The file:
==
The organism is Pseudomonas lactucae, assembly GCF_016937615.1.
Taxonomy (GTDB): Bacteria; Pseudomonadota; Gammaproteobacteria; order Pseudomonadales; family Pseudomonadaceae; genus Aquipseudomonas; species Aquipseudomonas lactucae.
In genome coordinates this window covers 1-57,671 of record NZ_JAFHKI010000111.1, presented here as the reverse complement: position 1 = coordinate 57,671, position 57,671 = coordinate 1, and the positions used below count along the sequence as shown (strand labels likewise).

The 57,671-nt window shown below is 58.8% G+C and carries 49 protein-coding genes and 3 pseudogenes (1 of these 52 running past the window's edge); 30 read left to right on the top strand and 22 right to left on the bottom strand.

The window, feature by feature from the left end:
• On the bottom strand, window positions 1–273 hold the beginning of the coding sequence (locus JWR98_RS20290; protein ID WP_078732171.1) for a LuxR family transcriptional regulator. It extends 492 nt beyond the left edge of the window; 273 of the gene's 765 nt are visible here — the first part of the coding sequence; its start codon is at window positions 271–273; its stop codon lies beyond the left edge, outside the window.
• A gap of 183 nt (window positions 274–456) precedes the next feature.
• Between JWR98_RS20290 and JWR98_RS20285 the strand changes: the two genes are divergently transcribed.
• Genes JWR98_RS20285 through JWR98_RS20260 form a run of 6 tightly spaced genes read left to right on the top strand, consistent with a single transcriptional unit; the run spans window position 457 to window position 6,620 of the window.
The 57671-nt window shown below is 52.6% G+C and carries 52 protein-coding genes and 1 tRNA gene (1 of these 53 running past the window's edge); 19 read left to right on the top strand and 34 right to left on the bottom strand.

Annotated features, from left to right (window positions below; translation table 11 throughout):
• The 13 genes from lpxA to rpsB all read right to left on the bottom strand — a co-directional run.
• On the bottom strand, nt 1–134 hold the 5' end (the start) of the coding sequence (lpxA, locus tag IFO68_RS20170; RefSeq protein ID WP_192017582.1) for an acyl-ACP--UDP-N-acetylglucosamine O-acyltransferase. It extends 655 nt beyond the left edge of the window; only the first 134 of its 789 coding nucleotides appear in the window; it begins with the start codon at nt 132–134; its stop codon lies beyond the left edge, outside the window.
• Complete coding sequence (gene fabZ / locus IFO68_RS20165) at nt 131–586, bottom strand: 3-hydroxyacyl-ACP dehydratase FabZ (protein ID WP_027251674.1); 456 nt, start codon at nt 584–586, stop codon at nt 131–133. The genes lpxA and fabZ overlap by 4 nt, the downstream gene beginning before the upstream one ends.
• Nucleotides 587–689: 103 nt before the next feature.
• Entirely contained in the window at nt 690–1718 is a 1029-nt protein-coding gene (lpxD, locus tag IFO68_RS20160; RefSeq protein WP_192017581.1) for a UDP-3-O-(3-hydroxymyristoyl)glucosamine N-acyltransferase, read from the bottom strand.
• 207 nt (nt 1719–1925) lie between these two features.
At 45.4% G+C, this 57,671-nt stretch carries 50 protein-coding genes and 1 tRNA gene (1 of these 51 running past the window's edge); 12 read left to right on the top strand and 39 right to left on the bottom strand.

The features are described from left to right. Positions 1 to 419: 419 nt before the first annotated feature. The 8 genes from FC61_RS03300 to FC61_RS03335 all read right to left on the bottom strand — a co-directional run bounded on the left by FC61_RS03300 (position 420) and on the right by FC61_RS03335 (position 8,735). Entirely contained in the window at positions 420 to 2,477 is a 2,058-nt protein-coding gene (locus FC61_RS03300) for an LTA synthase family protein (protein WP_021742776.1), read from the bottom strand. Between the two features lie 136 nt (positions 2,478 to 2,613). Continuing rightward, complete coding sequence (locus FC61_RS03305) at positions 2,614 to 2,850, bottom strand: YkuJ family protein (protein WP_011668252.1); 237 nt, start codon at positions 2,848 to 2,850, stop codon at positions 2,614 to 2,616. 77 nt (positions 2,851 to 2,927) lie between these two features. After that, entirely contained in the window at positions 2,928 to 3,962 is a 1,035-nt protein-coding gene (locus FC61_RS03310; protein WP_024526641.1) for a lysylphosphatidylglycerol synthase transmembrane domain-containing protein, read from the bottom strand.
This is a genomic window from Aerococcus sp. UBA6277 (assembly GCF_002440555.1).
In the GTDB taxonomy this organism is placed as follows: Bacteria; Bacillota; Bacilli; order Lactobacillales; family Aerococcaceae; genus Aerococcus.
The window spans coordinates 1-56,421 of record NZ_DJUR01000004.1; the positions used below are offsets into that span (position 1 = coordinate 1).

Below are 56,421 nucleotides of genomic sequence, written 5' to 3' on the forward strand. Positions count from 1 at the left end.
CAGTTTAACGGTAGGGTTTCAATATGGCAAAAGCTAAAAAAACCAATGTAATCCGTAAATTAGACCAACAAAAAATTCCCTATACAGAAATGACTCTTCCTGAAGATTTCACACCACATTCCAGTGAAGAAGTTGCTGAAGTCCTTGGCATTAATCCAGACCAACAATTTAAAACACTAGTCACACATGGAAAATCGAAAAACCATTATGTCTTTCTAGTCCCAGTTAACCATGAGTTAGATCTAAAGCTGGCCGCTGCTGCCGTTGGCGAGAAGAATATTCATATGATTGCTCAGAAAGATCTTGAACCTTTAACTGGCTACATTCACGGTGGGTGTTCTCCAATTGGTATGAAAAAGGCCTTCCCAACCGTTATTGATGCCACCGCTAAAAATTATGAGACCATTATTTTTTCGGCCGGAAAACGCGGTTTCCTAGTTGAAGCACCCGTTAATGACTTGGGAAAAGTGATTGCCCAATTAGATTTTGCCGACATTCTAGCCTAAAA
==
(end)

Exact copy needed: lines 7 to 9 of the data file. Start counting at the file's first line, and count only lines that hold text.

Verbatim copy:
• A gap of 183 nt (window positions 274–456) precedes the next feature.
• Between JWR98_RS20290 and JWR98_RS20285 the strand changes: the two genes are divergently transcribed.
• Genes JWR98_RS20285 through JWR98_RS20260 form a run of 6 tightly spaced genes read left to right on the top strand, consistent with a single transcriptional unit; the run spans window position 457 to window position 6,620 of the window.